• Potential slip, trip and fall injuries
Self-closing, inward-opening, 600mm wide, personal access or “man” gates with slam shut catches, strategically located provide safe access to working areas. For example (but not limited to) from the rear of the forcing yard to the walkway.

The loading and unloading ramps ProWay produce

Each year, ProWay build more than 200 loading ramps that are state of the art and exceed industry expectations and guidelines.

Some of our most popular cattle loading ramps are the 12.5 loading ramp (with extension), Adjustable under and over cattle loading ramp and the 12.5 loading ramp and dump.

While commonly purchased sheep ramps include the 3.3m mobile adjustable floor loading ramp and the 8.0m heavy duty mobile adjustable loading ramp.

All our loading ramps are Australian manufactured and designed. Our customisation capabilities, mean our library of cattle and sheep loading ramps is extremely vast.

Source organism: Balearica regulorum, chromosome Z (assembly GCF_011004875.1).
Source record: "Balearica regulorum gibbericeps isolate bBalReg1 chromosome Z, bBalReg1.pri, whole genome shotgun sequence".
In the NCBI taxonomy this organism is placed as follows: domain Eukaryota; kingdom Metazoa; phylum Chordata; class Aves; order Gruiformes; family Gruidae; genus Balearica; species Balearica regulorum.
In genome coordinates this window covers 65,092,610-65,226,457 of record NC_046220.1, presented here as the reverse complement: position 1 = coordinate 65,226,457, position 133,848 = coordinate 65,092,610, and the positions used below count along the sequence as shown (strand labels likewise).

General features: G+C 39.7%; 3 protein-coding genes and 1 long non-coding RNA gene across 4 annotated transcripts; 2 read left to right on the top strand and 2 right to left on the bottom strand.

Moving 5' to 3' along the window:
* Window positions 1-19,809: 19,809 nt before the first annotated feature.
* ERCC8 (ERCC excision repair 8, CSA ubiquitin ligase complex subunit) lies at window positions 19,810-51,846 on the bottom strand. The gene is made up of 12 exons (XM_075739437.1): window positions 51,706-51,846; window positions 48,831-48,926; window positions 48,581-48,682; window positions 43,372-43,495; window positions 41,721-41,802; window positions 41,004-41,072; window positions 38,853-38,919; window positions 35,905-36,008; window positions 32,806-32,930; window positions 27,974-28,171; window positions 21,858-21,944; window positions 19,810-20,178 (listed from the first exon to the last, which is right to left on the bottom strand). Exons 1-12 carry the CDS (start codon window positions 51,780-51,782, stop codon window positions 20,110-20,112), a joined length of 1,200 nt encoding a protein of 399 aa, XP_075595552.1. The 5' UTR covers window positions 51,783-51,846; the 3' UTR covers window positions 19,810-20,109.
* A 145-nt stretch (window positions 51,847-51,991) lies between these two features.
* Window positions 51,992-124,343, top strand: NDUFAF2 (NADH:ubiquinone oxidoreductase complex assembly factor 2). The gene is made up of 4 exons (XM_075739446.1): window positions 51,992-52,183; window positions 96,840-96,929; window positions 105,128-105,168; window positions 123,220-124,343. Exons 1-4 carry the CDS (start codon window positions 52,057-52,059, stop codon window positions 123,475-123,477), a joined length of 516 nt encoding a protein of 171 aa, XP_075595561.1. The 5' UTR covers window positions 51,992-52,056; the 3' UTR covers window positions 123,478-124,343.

Despite ProWay adopting industry best practice when it comes to design and safety, we will always continue to investigate ways in which we can keep livestock handlers and staff safer while on the job.

We’ve recently been involved in a trial of a parallel access landing (PAL) platform at Kilcoy Global Foods. The PAL stops drivers having to climb up the sides or on top of trailers or crates to open gates and unload livestock. Traditionally this has been a major contributor to handler injury. We’ve designed our PAL to move alongside livestock trailers to mitigate further danger to handler, animal and truck.

The improvement in productivity and, most importantly, safety has been astounding for B-double stock crate operators unloading cattle at the trial site in Queensland.

We believe the PAL has potential to be our most efficient and safest loading ramp yet.

If your farming operation requires state of the art loading ramps to improve safety and increase profitability, ProWay has the solution for you.

ProWay is the choice of livestock professionals.

Read more on Crate PAL: 12 week trial of a user-pays Crate Parallel Access Landing (Crate PAL) proves successful.

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Celebrating over 20 years of innovation – ProWay are committed to making the livestock industry more efficient, safe and profitable